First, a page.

6-Year-Old Albino Girl Killed for Body Parts
Posted by shadmia on November 19, 2008
I had no idea that in the 21st century witch doctors still made magic potions – out of human body parts. I did not know that they use body parts such as arms, legs, hair, skin and genitals to concoct their potions. I did not know that albinos were considered choice candidates for making these magic potions. I also did not know that in some parts of Africa, albinos are considered less than human and that killing an albino was not even considered a capital offense in Tanzania – until very recently. I did not know that “at least 27 albinos, mostly women and children, have been killed in different parts of Tanzania over the past year“…..for their body parts. I did not know that “discrimination against albinos is endemic in sub-Saharan Africa”. I did not know that “traditionally, midwives were known to kill albino babies, declare them stillborn and bury them secretly”. These are some of the things I learned after reading the following story:
In Ruyigi province, Burundi, a 6-year-old girl, named Cizanye, was murdered in front of her family because she was an albino. A gang of armed bandits broke into the family home; they tied up the girl’s parents and shot the little girl in the head. They then cut off her head and both her arms and legs and left with the body parts. The attack took place at the family’s home in Bugongo, more than 200 kilometers (125 miles) east of the capital Bujumbura. Police said they suspected criminals of hunting albinos to sell their organs and limbs to witch doctors in Tanzania who use them for lucky charms.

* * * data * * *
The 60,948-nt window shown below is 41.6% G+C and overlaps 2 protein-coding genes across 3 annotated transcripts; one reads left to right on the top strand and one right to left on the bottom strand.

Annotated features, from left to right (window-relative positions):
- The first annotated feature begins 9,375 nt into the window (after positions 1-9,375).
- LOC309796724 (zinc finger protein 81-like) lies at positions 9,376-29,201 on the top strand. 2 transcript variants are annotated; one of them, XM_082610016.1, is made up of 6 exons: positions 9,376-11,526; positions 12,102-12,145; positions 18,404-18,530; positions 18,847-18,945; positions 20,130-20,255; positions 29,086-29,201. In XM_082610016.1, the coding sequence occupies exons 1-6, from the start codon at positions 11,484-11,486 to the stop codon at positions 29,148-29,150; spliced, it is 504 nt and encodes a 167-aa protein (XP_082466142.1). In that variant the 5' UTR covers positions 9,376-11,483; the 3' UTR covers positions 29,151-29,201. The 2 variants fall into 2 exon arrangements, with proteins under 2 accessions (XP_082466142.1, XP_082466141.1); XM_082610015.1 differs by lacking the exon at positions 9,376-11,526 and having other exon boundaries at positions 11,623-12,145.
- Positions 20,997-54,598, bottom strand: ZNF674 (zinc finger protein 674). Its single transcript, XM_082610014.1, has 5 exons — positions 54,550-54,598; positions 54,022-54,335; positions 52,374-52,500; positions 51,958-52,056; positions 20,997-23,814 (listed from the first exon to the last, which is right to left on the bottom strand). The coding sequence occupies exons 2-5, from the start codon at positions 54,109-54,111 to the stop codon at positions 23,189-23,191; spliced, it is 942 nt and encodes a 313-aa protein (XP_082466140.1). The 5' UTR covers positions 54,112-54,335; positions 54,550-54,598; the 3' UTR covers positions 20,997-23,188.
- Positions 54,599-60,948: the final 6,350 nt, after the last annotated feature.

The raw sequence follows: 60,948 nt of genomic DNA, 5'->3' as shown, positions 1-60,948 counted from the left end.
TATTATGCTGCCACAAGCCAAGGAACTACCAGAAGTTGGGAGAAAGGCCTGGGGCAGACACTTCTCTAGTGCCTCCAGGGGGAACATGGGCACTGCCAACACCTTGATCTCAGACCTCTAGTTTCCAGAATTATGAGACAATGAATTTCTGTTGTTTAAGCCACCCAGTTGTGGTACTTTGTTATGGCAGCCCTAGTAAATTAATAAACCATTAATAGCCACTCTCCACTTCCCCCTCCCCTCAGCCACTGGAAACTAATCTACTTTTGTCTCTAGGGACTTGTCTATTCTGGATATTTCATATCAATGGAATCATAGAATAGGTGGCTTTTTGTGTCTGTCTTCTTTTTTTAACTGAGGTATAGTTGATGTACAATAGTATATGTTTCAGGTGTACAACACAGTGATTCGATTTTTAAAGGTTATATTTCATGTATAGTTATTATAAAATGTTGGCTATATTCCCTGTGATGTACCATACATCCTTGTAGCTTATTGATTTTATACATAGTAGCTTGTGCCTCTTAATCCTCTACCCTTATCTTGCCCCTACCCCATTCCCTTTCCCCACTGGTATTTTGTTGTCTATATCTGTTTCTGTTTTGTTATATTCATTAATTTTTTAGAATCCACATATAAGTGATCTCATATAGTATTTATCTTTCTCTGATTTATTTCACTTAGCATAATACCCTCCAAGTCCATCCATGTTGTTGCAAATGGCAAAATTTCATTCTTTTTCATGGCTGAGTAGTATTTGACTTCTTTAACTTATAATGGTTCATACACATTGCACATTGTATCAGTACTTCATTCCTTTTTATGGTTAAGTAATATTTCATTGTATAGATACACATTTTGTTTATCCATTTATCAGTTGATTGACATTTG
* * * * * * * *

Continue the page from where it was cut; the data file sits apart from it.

“This little girl is the third albino victim of such barbaric crimes in our province since September. We are doing everything we can to find the killers,” Ruyigi province prosecutor Nicodeme Gahimbare said.
The recent attacks against albinos had prompted the local authorities to set up a shelter where the albinos in Ruyigi province were invited to gather. In neighboring Tanzania, at least 27 albinos, mostly women and children, have been killed in different parts of the country over the past year alone.
In Burundi, officials said they made two arrests related to the killings of albinos in that country.
“The two who were arrested confessed to the crime and said they got 1 million Burundian francs ($840) from a Tanzanian seeking albino body parts,” Gahimbare told Reuters.
Police also arrested two elderly men. Gahimbare said they confessed to being in touch with a Tanzanian who had promised them three million francs for albino hair.
In the meantime, officials in eastern Burundi said that 24 albinos have fled their villages and gone into towns for fear of slaughter. Kazungu Kassim, head of Burundi’s albino association, appealed to the government to boost their security.
“Our biggest fear right now is the fear of living. If you leave work at night as an albino, you are unsure of reaching home safely. When you sleep, you are unsure of waking up in one piece,” Zihada Msembo, secretary general of the Tanzania Albino Society, told Reuters in an interview.